Hmm. I read the above-mentioned article here. Of course I will take the liberty to add my own remarks in italics to what they’re really saying.
1. Computer Programmer
According to the U.S. Department of Labor, computer programmers might spend time alone writing in computer languages like C++ and Java in order to create software programs. They’re also the ones who test code and fix mistakes in the event of an error.
If you spent a lot of time alone as a child sitting in your room fiddling with stuff you found in the shed, you’re probably a programmer. You’re also the person the ENTIRE office will hunt down whenever their computer is acting up, even though you’re a coder.
2. Medical Records Technician
Instead of being hands-on with patients, these technicians are generally more hands-on with patients’ health information, making sure it’s accurate, up-to-date, and accessible in paper and electronic systems, according to the U.S. Department of Labor.
In other words, these are the people who snoop into medical files and knows how often their neighbors get STD’s.
3. Graphic Designer
By mixing art with technology, graphic designers can communicate ideas to consumers by developing the layout and design for brochures, websites, advertisements, or other marketing visuals, according to the U.S. Department of Labor.
The only thing is, YOUR vision and OTHERS’ visions often collide and you end up doing the same ole graphic over and over and over again until THEY’RE finally satisfied.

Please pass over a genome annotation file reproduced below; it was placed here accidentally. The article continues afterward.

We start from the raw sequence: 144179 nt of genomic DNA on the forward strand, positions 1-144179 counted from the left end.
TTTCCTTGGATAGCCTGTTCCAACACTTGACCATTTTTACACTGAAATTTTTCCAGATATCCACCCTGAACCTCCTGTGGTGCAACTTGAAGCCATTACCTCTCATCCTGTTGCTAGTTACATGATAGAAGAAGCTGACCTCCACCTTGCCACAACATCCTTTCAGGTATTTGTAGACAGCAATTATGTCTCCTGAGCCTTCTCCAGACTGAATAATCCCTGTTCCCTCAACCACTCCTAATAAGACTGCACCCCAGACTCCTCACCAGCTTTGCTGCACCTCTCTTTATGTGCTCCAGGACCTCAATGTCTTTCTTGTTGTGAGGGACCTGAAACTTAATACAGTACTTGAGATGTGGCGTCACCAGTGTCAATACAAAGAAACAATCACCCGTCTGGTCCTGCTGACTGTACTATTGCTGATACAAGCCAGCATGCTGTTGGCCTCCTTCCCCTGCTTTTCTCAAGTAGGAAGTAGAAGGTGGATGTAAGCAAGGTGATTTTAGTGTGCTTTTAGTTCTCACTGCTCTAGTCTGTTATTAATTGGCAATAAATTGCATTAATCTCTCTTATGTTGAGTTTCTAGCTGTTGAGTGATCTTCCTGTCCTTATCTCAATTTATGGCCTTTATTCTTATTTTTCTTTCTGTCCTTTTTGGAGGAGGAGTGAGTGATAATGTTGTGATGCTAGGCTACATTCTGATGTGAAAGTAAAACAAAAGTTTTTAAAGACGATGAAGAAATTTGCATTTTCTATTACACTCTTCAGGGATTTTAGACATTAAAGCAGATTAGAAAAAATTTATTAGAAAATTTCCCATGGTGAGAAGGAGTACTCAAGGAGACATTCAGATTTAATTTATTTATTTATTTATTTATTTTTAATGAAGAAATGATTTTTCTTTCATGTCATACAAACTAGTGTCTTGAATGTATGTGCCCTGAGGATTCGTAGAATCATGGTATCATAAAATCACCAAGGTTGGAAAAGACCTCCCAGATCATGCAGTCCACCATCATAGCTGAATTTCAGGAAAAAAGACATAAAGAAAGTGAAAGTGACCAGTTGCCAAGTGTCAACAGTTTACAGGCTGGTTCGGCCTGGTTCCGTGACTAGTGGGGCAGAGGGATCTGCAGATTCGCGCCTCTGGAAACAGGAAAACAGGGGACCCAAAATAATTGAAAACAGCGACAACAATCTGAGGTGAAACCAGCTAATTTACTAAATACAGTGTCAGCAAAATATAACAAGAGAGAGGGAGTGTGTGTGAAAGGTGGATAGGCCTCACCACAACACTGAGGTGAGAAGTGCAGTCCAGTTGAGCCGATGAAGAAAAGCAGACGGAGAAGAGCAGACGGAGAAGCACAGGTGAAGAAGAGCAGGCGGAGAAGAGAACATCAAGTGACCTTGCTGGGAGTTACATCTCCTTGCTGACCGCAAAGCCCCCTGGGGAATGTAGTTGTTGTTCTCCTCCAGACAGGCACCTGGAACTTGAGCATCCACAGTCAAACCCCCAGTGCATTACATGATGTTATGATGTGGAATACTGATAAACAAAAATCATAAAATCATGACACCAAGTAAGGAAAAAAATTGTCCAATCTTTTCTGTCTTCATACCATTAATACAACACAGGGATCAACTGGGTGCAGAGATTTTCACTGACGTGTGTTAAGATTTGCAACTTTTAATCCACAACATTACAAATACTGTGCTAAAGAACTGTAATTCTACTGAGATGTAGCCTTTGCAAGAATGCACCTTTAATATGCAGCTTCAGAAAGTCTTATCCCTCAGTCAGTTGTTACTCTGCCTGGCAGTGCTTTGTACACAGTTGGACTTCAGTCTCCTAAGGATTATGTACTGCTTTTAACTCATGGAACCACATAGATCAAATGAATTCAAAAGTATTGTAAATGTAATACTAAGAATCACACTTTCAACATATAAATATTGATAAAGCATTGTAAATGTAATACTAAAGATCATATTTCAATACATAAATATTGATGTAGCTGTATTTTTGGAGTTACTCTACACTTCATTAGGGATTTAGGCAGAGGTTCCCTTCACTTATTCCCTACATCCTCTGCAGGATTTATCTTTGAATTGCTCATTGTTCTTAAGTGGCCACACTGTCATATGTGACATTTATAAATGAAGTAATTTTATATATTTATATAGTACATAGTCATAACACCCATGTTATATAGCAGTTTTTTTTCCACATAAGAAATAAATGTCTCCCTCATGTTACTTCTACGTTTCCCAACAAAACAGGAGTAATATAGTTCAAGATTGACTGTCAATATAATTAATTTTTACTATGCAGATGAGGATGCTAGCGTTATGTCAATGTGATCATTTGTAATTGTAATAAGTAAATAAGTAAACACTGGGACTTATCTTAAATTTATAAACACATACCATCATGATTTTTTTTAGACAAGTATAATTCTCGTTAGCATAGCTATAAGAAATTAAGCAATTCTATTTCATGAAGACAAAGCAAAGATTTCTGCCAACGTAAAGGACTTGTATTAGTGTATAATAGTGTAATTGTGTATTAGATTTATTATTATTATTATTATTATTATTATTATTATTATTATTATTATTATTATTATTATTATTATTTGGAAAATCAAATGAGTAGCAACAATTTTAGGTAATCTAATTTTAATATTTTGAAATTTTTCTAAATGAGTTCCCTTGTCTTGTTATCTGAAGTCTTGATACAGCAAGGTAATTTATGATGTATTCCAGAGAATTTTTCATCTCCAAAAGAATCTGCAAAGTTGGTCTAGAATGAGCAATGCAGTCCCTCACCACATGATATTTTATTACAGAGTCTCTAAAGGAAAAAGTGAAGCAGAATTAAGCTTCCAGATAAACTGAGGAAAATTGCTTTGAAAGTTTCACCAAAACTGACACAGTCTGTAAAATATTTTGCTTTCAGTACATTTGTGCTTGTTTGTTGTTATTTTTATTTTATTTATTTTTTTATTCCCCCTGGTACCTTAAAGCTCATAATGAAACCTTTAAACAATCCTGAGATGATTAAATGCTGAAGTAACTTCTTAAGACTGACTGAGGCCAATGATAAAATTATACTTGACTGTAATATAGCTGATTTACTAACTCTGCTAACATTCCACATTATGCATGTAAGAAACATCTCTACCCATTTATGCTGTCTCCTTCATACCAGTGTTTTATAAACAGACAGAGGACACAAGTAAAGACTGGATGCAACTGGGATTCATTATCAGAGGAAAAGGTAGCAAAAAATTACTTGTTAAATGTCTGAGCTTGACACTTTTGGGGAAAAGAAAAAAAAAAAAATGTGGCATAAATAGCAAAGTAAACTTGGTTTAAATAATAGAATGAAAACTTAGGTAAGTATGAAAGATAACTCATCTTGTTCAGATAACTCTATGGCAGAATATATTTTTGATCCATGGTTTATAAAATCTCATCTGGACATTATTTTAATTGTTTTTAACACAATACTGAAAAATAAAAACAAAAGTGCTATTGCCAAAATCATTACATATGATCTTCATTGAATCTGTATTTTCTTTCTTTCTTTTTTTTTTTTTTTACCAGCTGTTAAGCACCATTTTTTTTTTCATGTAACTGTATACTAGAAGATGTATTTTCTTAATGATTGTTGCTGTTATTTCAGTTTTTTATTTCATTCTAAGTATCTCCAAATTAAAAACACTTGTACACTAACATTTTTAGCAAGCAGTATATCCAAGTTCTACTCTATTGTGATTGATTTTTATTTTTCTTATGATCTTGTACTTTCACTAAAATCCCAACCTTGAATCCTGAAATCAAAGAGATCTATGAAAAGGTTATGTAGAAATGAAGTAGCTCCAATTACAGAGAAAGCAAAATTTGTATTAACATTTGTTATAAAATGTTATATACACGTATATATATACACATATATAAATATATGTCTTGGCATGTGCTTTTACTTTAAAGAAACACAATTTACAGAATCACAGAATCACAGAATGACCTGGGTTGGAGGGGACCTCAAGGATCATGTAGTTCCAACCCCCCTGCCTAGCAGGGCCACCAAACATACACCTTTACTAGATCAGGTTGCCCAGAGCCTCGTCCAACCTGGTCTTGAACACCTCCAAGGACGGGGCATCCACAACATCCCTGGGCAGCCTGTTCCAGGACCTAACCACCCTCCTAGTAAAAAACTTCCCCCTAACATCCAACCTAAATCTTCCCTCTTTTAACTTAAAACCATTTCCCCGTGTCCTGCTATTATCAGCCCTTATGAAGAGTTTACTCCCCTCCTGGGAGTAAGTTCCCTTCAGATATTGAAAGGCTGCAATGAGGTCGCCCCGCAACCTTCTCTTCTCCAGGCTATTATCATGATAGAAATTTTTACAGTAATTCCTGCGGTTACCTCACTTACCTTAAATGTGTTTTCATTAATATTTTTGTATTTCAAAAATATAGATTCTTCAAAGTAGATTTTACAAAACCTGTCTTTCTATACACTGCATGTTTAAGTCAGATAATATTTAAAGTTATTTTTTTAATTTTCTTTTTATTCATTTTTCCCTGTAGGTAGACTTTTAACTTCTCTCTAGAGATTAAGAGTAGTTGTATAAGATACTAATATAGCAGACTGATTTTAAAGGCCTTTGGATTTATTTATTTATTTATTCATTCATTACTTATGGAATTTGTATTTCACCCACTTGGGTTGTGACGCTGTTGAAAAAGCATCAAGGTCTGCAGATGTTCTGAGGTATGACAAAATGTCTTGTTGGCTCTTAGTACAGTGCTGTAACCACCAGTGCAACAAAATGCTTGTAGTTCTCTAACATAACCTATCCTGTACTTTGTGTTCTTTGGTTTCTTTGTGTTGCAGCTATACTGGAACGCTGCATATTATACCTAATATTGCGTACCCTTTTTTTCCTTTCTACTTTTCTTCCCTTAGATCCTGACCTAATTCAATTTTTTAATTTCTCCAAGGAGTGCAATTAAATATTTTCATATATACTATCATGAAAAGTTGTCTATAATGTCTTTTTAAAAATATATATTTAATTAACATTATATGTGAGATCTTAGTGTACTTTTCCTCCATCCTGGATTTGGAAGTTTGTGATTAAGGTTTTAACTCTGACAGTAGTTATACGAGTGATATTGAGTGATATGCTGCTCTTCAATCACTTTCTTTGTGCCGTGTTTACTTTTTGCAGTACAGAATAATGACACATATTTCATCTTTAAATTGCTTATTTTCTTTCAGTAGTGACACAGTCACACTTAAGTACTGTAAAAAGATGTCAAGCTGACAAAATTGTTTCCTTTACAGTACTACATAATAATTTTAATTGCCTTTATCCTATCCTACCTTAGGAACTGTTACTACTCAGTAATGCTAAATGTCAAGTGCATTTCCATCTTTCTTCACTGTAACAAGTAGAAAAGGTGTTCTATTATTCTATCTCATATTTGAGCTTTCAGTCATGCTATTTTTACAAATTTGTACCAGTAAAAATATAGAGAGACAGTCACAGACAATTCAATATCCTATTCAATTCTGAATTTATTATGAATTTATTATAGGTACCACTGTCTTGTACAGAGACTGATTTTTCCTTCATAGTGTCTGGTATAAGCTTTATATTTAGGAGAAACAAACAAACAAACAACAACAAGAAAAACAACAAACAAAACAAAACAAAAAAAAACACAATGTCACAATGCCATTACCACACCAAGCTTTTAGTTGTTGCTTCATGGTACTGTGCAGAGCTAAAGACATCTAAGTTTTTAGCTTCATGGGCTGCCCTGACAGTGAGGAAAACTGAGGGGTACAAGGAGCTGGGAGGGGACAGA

4. Network Administrator
As a network administrator, you might be responsible for organizing, installing, and supporting a company’s computer systems, according to the U.S. Department of Labor. In order to keep the systems up-to-date, you could set up network hardware and software, gather information to measure the network’s performance, and make the necessary upgrades and repairs.
This is the guy who REALLY gets hammered in an office environment by coworkers who should be banned from using computers altogether. He gets asked stooopid questions like “Um, how do I turn on my computer?”
Eager to put your math skills to the test in this solo-friendly career? Look into earning an associate’s degree in accounting or business. According to the Department of Labor, some employers prefer candidates with this credential. You might also need to learn how to use accounting software, spreadsheets, and databases.
Spreadsheets are itchy.
Me? I prefer to do something that delicately balances introvert/extrovert. Too many people and personalities and I’ll want out fast; too much time alone I get weirder than I already am. I need a dog. Today.
Working on that.
OOOOH, I got it!! Maybe I should find a job working with dogs! Yeah, that’s it. That’s it.